Cervical cancer and pregnancy, although are not a pleasant combination but it’s important to know that pregnancy can be continued successfully till full term despite cervical cancer. Cervical cancer is one of the top three cancers among women, occurring once in every 10, 000 pregnancies.
Because about 3% of cervical cancer cases are diagnosed during pregnancy, it’s become a cause for emotional concern among women. Pregnancy neither cause cancer nor increase the chances of cancer occurrence but sometimes they happen to occur at the same time.
Cervical cancer refers to the presence of abnormal cells in the cervical canal lining; marking the presence of an ongoing disease process. Cervical cancer is mostly silent in its early stage, however it may lead to excessive vaginal bleeding and if allowed to enlarge, it may block the vaginal canal. The earliest symptoms are painful intercourse and menstruation or vaginal bleeding. 95% cervical cancer presents vaginal bleeding as the first symptom and this is believed to be associated with the fact that hormonal changes increase the blood supply to the cervix.
Although, cervical cancer and pregnancy are not directly related; however most concealed cases are detected during pregnancy through pap smears, an excellent screening test for the detection of early cervical cancer, are routinely performed in pregnancy.
The course of action for cervical cancer detected first during pregnancy depends upon the stage of pregnancy and how far the cervical cancer has progressed. If the cervical cancer is in early stage, pregnancy can be continued well till full term and the course of treatment can be decided once the baby is delivered.
Considering what the patient suffering from cervical cancer decides, the degree of cellular dysplasia and cancer spread, options like cone biopsy, LEEP or hysterectomy can be attempted. The balancing factor is to ensure the expecting mom get the best treatment while avoiding any potential harm to the fetus.
The likely diagnosis of cervical cancer from Pap smear must be further confirmed or investigated through other methods because sometimes the suspicion of cervical cancer may turn out to be mild dysplastic changes (presence of merely disordered cells but not necessarily cancer cells). Therefore, each case of cervical cancer diagnosed through pap smear must be further confirmed by cone biopsy and colposcopy.
Most physicians postpone the diagnostic and confirmatory procedures of cervical cancer until post-delivery period because procedures like Cone biopsy and LEEP increases the risk of pre-term delivery and affects the emotional health of the expecting mom too.
There are a few women who are diagnosed with aggressive and widespread cervical cancer during pregnancy; in that case the physician may advise the pregnancy be terminated, especially if you’re in your early stages of gestation.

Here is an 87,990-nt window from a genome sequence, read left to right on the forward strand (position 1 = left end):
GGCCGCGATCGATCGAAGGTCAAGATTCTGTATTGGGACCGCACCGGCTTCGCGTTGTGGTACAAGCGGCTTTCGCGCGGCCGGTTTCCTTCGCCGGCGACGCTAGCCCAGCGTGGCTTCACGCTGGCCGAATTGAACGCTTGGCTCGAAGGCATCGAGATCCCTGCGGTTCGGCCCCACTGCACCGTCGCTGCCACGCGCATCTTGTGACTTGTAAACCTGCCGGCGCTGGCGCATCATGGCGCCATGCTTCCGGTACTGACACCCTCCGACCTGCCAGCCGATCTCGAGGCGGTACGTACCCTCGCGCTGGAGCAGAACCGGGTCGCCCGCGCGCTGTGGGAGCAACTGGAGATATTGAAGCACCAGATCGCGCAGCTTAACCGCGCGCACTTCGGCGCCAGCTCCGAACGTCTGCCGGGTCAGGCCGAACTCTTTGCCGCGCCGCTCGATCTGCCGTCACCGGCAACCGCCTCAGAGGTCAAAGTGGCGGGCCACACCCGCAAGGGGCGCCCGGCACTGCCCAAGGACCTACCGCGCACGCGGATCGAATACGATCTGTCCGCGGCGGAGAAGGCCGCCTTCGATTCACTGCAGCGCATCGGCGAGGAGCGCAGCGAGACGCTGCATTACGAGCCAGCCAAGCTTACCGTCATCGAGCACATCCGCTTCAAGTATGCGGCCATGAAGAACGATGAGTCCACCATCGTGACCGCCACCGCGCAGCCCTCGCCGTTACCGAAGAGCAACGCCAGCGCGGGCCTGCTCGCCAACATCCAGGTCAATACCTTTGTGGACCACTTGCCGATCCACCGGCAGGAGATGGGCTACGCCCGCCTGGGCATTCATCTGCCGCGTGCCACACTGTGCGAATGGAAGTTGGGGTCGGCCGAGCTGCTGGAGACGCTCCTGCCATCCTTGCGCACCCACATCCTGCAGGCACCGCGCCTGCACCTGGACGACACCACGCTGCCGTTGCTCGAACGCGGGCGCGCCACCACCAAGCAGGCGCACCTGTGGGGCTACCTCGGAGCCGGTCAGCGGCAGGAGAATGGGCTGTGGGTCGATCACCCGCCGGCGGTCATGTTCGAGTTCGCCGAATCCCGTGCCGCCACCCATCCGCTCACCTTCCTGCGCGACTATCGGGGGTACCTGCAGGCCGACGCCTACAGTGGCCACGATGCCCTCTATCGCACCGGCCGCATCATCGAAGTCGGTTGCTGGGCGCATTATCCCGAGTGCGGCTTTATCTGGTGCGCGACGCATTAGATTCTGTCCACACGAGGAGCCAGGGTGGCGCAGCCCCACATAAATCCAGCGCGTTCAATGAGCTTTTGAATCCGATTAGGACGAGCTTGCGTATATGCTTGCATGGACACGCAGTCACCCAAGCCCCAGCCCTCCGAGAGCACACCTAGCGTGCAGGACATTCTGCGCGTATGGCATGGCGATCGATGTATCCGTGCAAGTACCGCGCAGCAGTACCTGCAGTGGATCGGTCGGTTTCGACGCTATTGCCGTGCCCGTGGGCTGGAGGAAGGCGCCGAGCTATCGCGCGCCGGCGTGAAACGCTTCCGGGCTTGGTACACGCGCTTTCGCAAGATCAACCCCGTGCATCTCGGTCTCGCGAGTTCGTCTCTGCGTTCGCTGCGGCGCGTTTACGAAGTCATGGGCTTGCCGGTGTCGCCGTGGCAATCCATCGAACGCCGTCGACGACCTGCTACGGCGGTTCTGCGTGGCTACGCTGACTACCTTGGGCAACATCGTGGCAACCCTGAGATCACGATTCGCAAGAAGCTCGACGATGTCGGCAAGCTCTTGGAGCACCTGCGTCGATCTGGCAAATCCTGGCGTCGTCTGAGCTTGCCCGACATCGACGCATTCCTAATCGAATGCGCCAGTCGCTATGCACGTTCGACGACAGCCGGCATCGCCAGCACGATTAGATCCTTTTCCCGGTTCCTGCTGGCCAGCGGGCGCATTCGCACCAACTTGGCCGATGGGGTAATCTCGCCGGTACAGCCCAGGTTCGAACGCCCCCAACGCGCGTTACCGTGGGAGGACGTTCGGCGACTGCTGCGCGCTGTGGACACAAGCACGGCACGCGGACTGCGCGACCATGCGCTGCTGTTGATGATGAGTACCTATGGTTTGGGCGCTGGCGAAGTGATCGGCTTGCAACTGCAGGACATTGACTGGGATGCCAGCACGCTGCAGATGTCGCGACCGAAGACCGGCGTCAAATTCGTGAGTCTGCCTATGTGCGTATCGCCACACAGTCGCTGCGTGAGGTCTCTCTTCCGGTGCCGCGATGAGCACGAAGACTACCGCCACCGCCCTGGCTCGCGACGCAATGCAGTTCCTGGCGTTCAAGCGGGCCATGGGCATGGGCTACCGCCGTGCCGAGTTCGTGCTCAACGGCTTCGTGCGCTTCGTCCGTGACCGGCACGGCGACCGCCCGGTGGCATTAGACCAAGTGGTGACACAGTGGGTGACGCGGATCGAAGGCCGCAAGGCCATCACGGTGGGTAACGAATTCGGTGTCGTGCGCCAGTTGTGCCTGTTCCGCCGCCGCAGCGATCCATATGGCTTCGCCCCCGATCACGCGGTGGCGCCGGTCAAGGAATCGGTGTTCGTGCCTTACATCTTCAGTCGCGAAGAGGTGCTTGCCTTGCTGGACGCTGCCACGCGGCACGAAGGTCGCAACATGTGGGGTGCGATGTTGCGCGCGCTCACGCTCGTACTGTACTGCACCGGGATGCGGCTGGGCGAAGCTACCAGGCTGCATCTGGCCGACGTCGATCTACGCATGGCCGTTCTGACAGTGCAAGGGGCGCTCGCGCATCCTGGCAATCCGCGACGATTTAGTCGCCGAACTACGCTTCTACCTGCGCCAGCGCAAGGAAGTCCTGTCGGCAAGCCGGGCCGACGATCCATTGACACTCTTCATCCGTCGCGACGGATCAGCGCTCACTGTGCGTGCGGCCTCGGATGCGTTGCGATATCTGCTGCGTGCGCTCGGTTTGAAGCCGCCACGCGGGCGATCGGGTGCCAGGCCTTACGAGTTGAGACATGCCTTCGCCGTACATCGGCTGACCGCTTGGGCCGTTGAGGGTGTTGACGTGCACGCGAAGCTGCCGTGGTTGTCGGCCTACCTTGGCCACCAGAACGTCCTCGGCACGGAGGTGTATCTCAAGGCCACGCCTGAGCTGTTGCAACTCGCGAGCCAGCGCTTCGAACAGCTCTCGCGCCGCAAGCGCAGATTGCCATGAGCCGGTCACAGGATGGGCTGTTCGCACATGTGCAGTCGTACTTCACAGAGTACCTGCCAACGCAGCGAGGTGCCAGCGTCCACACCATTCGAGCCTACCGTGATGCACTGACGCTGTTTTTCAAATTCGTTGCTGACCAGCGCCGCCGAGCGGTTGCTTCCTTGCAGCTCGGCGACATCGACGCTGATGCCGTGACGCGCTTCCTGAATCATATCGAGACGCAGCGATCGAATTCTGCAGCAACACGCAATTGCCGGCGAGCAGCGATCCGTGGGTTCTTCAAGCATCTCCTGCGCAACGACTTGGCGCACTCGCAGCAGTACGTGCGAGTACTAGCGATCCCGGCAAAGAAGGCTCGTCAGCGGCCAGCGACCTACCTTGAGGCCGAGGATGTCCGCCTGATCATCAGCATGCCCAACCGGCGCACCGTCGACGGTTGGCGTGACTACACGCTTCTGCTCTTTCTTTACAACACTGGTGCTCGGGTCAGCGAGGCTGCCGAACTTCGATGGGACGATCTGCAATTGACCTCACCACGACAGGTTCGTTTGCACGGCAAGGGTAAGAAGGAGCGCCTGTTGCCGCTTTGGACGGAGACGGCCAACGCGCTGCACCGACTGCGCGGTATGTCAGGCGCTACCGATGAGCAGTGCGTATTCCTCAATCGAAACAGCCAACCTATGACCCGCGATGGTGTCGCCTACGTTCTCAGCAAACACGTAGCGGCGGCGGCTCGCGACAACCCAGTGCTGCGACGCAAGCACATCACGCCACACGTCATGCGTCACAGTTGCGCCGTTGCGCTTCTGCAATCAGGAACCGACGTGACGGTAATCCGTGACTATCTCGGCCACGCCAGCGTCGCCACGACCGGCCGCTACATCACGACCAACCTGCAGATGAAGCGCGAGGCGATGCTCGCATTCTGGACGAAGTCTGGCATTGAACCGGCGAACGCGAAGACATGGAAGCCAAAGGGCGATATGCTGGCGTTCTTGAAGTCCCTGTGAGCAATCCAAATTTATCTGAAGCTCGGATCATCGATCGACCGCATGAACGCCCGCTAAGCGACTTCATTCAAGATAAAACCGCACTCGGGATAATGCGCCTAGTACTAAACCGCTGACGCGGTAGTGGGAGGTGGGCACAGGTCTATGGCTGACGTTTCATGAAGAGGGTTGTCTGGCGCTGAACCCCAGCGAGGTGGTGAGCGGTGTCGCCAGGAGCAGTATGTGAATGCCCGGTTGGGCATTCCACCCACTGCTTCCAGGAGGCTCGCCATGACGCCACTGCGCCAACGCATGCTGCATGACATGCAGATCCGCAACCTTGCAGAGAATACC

Though depending on what option you prefer and your physical conditions, if cervical cancer is detected later in pregnancy, your physician may take the risk of waiting till the period of viability is achieved, after which childbirth may be intervened. The reason for such childbirth intervention is because some cancer treatments can harm the baby.
However, in all such cases, the mode of delivery will be a Cesarean section followed by hysterectomy as it’s not adequate to deliver the baby vaginally with cervical cancer due to risk of life threatening bleeding.
It’s a known fact that the chances of becoming pregnant after the treatment of cervical cancer are very low. This is because the ideal treatment for aggressive cervical cancer is hysterectomy.
If you have an early stage of cervical cancer i.e. Stage 0, your physician may commence with the treatment (which is just excision biopsy or excision of cancer cells) and your chances of becoming pregnant are still fair.
However, as pregnancy is a high-estrogen state, the chances are certain that the cancer may return. That’s why a scale of criteria has been set by cancer professional community, according to which a pregnancy must only be opted under any of the following conditions;
After radiotherapy of cervical cancer, the chances of becoming pregnant are almost negligible. It’s therefore recommended for every women of child-bearing age to avoid HPV infection and get Pap smear twice yearly. With regular Pap smears, the risk of developing aggressive cervical cancer during pregnancy is rare, but when it does occur you can be sure that cervical cancer and pregnancy can be safely managed.